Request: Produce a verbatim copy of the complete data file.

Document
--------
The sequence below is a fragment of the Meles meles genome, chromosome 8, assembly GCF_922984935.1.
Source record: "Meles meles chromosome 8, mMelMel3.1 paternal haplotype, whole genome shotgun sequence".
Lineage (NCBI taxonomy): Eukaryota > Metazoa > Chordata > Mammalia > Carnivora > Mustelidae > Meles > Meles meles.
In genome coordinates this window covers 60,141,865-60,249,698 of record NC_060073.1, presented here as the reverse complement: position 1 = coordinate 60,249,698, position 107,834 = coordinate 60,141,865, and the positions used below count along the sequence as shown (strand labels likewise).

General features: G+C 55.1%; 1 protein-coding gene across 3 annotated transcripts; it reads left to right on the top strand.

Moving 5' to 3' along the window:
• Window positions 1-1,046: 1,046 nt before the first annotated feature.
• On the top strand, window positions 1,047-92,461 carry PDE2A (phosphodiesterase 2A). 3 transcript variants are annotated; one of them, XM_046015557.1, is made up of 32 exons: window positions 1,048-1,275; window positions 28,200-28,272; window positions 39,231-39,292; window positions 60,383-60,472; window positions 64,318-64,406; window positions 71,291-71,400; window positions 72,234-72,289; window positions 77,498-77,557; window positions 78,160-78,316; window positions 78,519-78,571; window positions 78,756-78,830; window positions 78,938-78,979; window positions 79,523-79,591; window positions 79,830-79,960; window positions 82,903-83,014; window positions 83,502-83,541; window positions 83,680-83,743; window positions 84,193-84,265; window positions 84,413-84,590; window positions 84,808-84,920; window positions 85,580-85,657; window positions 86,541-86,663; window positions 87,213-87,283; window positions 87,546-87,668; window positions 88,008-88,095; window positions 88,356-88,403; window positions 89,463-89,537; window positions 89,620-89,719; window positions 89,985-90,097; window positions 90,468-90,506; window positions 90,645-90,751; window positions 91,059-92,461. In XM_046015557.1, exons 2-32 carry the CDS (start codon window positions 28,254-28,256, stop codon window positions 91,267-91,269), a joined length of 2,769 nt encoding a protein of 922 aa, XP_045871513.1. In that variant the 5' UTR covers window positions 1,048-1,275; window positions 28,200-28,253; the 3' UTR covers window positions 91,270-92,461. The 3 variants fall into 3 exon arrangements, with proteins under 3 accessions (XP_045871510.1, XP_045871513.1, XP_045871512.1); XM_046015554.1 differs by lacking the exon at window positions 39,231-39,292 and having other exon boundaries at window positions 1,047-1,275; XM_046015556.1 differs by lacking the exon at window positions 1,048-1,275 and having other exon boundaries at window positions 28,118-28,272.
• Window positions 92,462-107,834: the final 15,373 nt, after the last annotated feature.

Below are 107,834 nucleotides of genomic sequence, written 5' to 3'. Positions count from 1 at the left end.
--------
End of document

The sequence below is a fragment of the Meles meles genome, chromosome 8, assembly GCF_922984935.1.
Source record: "Meles meles chromosome 8, mMelMel3.1 paternal haplotype, whole genome shotgun sequence".
Lineage (NCBI taxonomy): Eukaryota > Metazoa > Chordata > Mammalia > Carnivora > Mustelidae > Meles > Meles meles.
In genome coordinates this window covers 60,141,865-60,249,698 of record NC_060073.1, presented here as the reverse complement: position 1 = coordinate 60,249,698, position 107,834 = coordinate 60,141,865, and the positions used below count along the sequence as shown (strand labels likewise).

General features: G+C 55.1%; 1 protein-coding gene across 3 annotated transcripts; it reads left to right on the top strand.

Moving 5' to 3' along the window:
• Window positions 1-1,046: 1,046 nt before the first annotated feature.
• On the top strand, window positions 1,047-92,461 carry PDE2A (phosphodiesterase 2A). 3 transcript variants are annotated; one of them, XM_046015557.1, is made up of 32 exons: window positions 1,048-1,275; window positions 28,200-28,272; window positions 39,231-39,292; window positions 60,383-60,472; window positions 64,318-64,406; window positions 71,291-71,400; window positions 72,234-72,289; window positions 77,498-77,557; window positions 78,160-78,316; window positions 78,519-78,571; window positions 78,756-78,830; window positions 78,938-78,979; window positions 79,523-79,591; window positions 79,830-79,960; window positions 82,903-83,014; window positions 83,502-83,541; window positions 83,680-83,743; window positions 84,193-84,265; window positions 84,413-84,590; window positions 84,808-84,920; window positions 85,580-85,657; window positions 86,541-86,663; window positions 87,213-87,283; window positions 87,546-87,668; window positions 88,008-88,095; window positions 88,356-88,403; window positions 89,463-89,537; window positions 89,620-89,719; window positions 89,985-90,097; window positions 90,468-90,506; window positions 90,645-90,751; window positions 91,059-92,461. In XM_046015557.1, exons 2-32 carry the CDS (start codon window positions 28,254-28,256, stop codon window positions 91,267-91,269), a joined length of 2,769 nt encoding a protein of 922 aa, XP_045871513.1. In that variant the 5' UTR covers window positions 1,048-1,275; window positions 28,200-28,253; the 3' UTR covers window positions 91,270-92,461. The 3 variants fall into 3 exon arrangements, with proteins under 3 accessions (XP_045871510.1, XP_045871513.1, XP_045871512.1); XM_046015554.1 differs by lacking the exon at window positions 39,231-39,292 and having other exon boundaries at window positions 1,047-1,275; XM_046015556.1 differs by lacking the exon at window positions 1,048-1,275 and having other exon boundaries at window positions 28,118-28,272.
• Window positions 92,462-107,834: the final 15,373 nt, after the last annotated feature.

Below are 107,834 nucleotides of genomic sequence, written 5' to 3'. Positions count from 1 at the left end.